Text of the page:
6.1 Physical Geography of the Region

The far-reaching Andes Mountains and the massive Amazon River system dominate South America’s physical geography. The five-thousand-mile-long Andes Mountain chain extends along the entire western region of the continent from Venezuela to southern Chile. The Andes is the longest mountain chain on Earth and the highest in the Americas. The Andes Mountain range has more than thirty peaks that reach at least twenty thousand feet in elevation, many of which are active volcanoes. The Andes has provided isolation to the Inca Empire, mineral wealth to those with the means for extraction, and a barrier to travelers crossing the continent. The Andes’ minerals include gold, silver, tin, and other precious metals. Mining became a significant industry in the colonial era and continues to the present.

At the core of the continent is the mighty Amazon River, which is more than two thousand miles long and has an enormous drainage basin in the largest tropical rain forest in the world. Amazon’s many tributaries are more extensive than many other world rivers. Flowing parallel to the equator, the Amazon is in contention with the Nile as the longest river in the world. In 2007, a dispute arose over the actual length of the Amazon River. Brazilian scientists using satellite imagery and teams on the ground using a global positioning system (GPS) calculated a new length for the Amazon. Using similar methods, the Nile River also had a new length calculated. Both were determined to be longer than initially measured. Currently, the actual length of each river is openly disputed. The most accurate statement is that the Amazon River has the highest discharge of any river in the world, and it is potentially also the longest river in the world.

The Amazon carries about a fifth of all river water in the world. The Amazon and its many tributaries drain the entire interior region of the continent, covering 40 percent of South America. During the rainy season, the Amazon River can be more than one hundred miles wide. No bridges span the Amazon River. Its source is a glacial stream located high in the Peruvian Andes, about 150 miles from the Pacific Ocean.

The Amazon’s extended tributaries, such as the Rio Negro, the Madeira, and the Xingu, move massive amounts of water through the Amazon Basin and are significant rivers. The Amazon has more than 1,100 tributaries; a dozen are more than one thousand miles long. Hydroelectric dams are located on the tributaries to produce electricity for the region’s fast-growing development. South America has additional large rivers that drain the continent, including the Orinoco, which flows through Venezuela, the Sao Francisco, which flows through southeast Brazil, and Paraguay and the Paraná Rivers, which flow south from Brazil into the Rio de la Plata between Argentina and Uruguay.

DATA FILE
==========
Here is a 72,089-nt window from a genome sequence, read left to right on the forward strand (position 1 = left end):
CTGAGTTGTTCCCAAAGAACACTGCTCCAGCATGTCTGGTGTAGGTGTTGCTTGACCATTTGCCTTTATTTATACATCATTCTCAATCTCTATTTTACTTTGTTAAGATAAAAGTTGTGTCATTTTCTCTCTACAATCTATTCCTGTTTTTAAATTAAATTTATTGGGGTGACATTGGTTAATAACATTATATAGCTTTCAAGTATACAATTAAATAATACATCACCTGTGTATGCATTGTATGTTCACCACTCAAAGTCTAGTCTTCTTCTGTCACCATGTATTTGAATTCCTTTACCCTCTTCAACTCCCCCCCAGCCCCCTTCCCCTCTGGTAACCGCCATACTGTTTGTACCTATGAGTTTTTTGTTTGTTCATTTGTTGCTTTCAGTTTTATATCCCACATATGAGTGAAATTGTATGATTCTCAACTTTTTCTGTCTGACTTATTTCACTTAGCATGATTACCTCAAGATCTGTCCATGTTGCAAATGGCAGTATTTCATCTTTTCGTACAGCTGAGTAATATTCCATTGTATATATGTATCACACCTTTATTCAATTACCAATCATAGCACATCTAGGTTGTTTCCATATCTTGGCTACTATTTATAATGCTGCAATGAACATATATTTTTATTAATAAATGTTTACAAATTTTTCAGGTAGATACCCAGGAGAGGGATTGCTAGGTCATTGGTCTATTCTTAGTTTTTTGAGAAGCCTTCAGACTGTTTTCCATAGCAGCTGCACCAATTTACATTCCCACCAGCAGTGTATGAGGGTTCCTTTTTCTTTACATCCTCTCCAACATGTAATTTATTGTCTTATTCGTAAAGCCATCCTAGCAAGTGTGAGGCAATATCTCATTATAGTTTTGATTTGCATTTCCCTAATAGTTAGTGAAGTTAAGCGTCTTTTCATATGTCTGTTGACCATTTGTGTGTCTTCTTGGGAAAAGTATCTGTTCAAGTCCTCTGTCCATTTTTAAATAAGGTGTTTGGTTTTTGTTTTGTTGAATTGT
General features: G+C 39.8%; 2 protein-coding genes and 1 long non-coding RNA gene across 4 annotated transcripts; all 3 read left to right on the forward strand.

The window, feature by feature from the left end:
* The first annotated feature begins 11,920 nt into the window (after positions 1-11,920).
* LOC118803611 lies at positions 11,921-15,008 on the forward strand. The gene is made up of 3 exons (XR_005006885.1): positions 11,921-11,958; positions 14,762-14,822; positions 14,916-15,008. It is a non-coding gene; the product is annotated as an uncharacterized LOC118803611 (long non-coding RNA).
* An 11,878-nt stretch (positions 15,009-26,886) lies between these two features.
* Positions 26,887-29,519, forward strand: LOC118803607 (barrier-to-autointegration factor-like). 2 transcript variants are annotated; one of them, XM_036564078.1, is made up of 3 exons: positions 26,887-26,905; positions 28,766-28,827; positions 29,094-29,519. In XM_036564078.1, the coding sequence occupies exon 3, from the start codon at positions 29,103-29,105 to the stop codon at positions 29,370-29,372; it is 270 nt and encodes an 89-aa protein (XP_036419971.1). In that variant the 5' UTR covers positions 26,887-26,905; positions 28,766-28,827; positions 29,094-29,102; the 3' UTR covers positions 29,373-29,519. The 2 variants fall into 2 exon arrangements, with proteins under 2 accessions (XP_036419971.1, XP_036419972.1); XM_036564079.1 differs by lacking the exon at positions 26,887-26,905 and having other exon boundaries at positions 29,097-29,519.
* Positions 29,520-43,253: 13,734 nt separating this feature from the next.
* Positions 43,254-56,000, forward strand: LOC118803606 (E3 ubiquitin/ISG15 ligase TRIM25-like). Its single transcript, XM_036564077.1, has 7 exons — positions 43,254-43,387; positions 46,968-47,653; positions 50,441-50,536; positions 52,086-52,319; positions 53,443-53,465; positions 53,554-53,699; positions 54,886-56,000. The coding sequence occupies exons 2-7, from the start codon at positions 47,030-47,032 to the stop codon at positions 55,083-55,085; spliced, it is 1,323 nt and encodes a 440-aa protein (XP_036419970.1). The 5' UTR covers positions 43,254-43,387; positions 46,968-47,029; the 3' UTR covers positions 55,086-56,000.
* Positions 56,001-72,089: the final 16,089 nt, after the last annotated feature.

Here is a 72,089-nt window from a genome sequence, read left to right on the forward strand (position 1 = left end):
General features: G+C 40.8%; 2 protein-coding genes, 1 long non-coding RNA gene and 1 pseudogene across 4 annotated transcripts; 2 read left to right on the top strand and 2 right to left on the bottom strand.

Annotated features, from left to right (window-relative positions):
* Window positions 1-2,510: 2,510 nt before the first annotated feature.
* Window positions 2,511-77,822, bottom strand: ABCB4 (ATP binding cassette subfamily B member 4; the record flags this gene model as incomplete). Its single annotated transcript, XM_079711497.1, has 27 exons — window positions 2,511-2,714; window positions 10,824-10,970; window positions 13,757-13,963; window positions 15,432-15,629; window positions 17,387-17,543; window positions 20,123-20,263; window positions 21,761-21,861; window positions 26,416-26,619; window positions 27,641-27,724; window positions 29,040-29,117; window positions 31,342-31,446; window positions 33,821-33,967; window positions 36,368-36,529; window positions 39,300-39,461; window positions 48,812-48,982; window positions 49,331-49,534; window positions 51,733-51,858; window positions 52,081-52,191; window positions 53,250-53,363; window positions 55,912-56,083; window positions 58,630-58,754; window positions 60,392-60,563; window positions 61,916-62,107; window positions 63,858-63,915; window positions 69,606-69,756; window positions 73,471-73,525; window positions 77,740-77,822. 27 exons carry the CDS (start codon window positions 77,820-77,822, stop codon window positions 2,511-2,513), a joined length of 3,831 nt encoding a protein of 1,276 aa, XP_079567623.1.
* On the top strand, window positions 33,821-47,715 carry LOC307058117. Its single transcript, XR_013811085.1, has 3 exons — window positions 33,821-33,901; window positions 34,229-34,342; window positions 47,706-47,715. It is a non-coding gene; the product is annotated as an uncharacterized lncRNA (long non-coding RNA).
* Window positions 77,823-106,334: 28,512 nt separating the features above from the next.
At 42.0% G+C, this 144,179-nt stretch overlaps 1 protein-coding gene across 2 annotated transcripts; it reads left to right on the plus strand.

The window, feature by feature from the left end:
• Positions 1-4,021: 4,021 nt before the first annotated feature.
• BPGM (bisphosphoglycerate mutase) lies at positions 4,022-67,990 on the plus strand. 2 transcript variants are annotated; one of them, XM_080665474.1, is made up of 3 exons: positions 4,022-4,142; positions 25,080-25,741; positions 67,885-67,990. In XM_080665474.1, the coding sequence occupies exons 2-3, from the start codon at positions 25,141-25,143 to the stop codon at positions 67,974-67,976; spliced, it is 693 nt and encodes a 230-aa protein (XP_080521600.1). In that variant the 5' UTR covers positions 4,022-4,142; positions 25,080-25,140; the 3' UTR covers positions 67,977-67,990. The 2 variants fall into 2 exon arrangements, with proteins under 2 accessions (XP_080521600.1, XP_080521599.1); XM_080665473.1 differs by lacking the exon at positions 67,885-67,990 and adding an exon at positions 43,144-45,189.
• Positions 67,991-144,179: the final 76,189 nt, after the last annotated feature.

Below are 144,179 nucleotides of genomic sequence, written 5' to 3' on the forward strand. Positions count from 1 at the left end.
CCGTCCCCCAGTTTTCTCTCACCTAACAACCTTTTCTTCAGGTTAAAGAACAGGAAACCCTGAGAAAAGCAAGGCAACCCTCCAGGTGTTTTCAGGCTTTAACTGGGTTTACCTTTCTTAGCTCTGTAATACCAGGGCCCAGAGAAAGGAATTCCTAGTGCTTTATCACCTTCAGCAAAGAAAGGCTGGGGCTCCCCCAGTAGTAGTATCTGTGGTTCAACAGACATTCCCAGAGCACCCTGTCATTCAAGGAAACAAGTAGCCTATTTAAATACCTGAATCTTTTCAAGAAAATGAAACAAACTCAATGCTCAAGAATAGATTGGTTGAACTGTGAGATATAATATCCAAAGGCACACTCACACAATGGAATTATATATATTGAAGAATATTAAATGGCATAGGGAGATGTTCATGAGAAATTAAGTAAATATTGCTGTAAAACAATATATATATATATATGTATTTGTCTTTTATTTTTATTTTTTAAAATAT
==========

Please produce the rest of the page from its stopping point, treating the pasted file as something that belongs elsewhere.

Lake Titicaca rests in the middle of the Altiplano Region of the Central Andes on the border between Peru and Bolivia. The Altiplano region is a broad basin between two main Andean mountain ranges. The word altiplano means “valley” in Spanish. There is a substantial number of altiplanos in South America. They provide for agricultural production and human habitation. The Altiplano region has been home to ancient civilizations that date back to early human settlements. Lake Titicaca is a large freshwater lake about 120 miles long and 50 miles wide. The surface is at an elevation of about twelve thousand feet above sea level, and the lake is more than nine hundred feet deep in some areas. Usually, at such high elevations, the temperature would dip below freezing and restrict agriculture. However, the large lake acts as a solar energy collector by absorbing energy from the sun during the day and giving off that energy in the form of heat during the night. The energy redistribution allows for a moderate temperature around the lake that is conducive to growing food crops. With abundant freshwater and the ability to grow food and catch fish, the Altiplano Region has supported human habitation for thousands of years. On the Bolivian side of the lake is the ancient stone site of Tiahuanaco, which has had some artifacts dated to 1500 BCE or earlier. People continue to live around and on Lake Titicaca and maintain a subsistence lifestyle.